It was the kind of performance that can make Derrick Henry trade rumors even more of an afterthought in Baltimore. Rookie running back Keaton Mitchell had nine carries for 138 yards, including a 40-yard score that extended the Ravens’ third-quarter lead to 30-3. Gus Edwards had five rushes for 52 yards and two touchdowns. Justice Hill added 13 carries for 40 yards.

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“Start with the offensive line — made great blocks,” said Jackson, who rushed for 60 yards himself and didn’t have to play a snap in the fourth quarter. “But the running backs were doing what they do, making explosive [plays]. Gus running for two touchdowns, Justice doing his thing on the ground, and then Keaton is just flying past everyone. Great job by those guys and the offensive line.”

Maybe no offense in the NFL is afforded a greater margin of error than this one, though. In 2019, the Ravens finished the regular season with the NFL’s most efficient attack, according to Football Outsiders, but their defense was only a meager fourth.

This defense has played like the NFL’s best unit, like it’s coming for the 2000 Ravens’ best-ever perch. Over the past three weeks, in blowout wins against the NFC North-leading Detroit Lions and Seahawks, two top-10 offenses as measured by DVOA, the Ravens have allowed one touchdown and 4.1 yards per play. (The New York Giants entered Week 9 with the NFL’s worst yards-per-play average — also 4.1 yards.)

Quarterback Geno Smith went 13-for-28 for 157 yards and an interception Sunday, picked off, conveniently enough, by safety Geno Stone, his NFL-leading sixth. Hounded all day by the Ravens’ pass rush (four sacks), Smith finished with a QBR of 14.4, by far the worst of his short but impressive Seahawks career. Seattle, playing with an offense as healthy as it’s been since perhaps its season opener, managed just 28 yards on 15 carries.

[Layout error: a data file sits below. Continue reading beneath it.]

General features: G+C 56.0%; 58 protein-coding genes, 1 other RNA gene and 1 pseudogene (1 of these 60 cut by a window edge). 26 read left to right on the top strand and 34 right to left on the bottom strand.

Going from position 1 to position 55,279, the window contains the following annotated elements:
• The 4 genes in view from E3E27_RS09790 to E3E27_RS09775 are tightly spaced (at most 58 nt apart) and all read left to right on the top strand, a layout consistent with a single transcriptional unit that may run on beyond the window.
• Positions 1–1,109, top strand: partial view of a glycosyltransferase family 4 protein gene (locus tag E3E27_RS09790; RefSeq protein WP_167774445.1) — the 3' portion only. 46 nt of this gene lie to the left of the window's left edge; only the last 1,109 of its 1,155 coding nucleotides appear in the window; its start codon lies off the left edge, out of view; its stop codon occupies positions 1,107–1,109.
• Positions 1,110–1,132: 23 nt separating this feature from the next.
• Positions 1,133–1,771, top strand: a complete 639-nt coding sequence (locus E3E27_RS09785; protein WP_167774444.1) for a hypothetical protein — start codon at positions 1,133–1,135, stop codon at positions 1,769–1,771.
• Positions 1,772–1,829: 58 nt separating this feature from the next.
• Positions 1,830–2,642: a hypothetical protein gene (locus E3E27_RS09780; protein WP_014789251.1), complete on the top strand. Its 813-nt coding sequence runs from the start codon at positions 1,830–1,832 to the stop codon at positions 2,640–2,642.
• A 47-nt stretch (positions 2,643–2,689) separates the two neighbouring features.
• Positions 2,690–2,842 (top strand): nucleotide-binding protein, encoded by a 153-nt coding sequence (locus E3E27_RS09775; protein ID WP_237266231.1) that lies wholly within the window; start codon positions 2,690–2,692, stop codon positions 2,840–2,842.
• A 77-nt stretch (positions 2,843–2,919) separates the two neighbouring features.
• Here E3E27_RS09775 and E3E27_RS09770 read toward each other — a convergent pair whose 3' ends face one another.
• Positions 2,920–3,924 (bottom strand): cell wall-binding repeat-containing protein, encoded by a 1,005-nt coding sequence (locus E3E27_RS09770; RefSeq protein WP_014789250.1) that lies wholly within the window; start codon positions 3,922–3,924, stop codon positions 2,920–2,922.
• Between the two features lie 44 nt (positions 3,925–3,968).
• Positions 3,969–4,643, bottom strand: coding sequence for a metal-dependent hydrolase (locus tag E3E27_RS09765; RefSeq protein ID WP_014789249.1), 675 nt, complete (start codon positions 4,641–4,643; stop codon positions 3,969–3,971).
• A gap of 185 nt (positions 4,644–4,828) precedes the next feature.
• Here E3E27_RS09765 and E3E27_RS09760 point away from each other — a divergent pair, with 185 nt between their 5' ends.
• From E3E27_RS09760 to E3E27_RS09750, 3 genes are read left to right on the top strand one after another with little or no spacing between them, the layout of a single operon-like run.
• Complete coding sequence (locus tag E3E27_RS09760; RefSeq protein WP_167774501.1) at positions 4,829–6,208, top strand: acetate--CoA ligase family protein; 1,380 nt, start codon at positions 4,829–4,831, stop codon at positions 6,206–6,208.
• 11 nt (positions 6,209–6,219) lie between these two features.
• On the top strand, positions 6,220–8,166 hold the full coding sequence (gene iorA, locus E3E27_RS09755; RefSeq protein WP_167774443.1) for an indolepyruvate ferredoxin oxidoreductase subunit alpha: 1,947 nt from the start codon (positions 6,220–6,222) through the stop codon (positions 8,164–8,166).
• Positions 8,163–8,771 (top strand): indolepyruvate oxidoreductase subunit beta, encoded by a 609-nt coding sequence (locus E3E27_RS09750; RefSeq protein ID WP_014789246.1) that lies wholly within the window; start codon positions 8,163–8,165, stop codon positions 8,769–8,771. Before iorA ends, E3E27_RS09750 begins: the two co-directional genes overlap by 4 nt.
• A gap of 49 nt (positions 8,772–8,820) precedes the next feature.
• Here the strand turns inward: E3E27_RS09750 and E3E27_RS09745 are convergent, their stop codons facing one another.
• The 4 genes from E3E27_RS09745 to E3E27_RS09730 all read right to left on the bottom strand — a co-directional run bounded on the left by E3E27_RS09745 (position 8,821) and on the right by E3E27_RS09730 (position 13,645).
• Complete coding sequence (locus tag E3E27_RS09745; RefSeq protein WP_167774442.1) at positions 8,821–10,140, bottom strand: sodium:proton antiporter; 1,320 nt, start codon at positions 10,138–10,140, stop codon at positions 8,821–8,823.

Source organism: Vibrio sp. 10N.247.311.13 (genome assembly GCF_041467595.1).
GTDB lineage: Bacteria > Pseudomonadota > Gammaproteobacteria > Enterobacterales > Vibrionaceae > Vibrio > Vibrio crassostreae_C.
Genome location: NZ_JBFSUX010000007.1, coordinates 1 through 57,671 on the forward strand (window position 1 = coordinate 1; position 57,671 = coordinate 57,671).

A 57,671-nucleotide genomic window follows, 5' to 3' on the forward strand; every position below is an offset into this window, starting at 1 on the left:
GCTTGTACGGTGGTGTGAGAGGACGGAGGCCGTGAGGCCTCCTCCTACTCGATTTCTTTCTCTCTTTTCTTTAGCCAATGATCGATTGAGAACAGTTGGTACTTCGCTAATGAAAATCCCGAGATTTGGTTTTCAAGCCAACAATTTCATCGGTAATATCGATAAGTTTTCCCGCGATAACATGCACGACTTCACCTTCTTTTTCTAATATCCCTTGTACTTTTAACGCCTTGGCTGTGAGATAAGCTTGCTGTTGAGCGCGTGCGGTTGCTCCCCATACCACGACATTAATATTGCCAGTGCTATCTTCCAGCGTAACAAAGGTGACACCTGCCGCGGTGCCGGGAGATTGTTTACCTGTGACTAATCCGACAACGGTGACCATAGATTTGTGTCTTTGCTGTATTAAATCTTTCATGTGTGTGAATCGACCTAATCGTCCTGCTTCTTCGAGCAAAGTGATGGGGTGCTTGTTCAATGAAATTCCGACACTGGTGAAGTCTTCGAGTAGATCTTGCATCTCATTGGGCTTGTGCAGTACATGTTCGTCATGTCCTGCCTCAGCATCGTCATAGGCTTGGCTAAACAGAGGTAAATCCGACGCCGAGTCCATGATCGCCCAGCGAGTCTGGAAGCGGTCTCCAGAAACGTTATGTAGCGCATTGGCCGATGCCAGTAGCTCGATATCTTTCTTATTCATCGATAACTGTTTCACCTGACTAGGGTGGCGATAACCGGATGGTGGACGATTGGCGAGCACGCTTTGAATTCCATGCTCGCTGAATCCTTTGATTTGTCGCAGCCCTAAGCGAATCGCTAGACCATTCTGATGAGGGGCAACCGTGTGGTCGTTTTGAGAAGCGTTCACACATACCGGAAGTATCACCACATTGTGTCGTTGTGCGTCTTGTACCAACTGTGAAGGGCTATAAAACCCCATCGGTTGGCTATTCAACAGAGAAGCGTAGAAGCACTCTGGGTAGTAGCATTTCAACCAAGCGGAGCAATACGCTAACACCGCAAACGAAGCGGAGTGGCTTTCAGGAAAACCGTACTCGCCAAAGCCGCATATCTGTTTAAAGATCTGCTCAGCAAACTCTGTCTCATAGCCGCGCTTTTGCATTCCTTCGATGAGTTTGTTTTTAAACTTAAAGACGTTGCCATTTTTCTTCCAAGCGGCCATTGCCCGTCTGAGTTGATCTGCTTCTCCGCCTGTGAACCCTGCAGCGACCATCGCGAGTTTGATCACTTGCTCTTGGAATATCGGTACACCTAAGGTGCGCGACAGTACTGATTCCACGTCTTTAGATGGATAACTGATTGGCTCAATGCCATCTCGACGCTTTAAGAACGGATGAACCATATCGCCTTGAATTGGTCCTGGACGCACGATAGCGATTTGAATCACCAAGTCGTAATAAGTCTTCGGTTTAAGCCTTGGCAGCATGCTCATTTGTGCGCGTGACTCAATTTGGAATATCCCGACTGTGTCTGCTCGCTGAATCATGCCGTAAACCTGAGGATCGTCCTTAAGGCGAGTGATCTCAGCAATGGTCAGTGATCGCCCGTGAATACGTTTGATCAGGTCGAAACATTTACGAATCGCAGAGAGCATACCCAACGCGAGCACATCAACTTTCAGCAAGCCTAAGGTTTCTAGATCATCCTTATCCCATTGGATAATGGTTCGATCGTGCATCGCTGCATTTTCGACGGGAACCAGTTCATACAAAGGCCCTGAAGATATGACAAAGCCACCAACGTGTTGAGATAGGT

“We’re a team that … shoot, you give up 10 yards on us, we’re going to be upset, no matter what it is,” Stone said after the Ravens outgained Seattle 515-151. “Big play, we’re going to be upset. We’re probably going to have plays that we look [at] on film, and we’re like, ‘We can be way better.’ It’s great. You want a defense like that because you never want to be satisfied.”

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Said inside linebacker Patrick Queen: “It’s just a standard that we uphold here, and we were really upset that we didn’t uphold that [last week],” referring to their 31-24 win over the Arizona Cardinals, in which the Ravens allowed 310 yards. “So we just knew, coming into our house this week, that we had to put a statement out there.”

The Ravens’ schedule will allow for plenty more, if they’re so willing. Four years ago, the Ravens cruised through the second half of a schedule that was light on challengers. After New England, just three opponents finished the season in the upper half of the NFL’s efficiency rankings. Only one finished in the top 10.

This Ravens team still has to face the resurgent Cincinnati Bengals (No. 13 in FTN’s DVOA rankings), the high-scoring Miami Dolphins (No. 5) and the even-more-loaded San Francisco 49ers (No. 2). Only two of their remaining opponents entered Week 9 ranked in the bottom half of DVOA, and one of them, the Pittsburgh Steelers (No. 20), seems to have the Ravens’ number.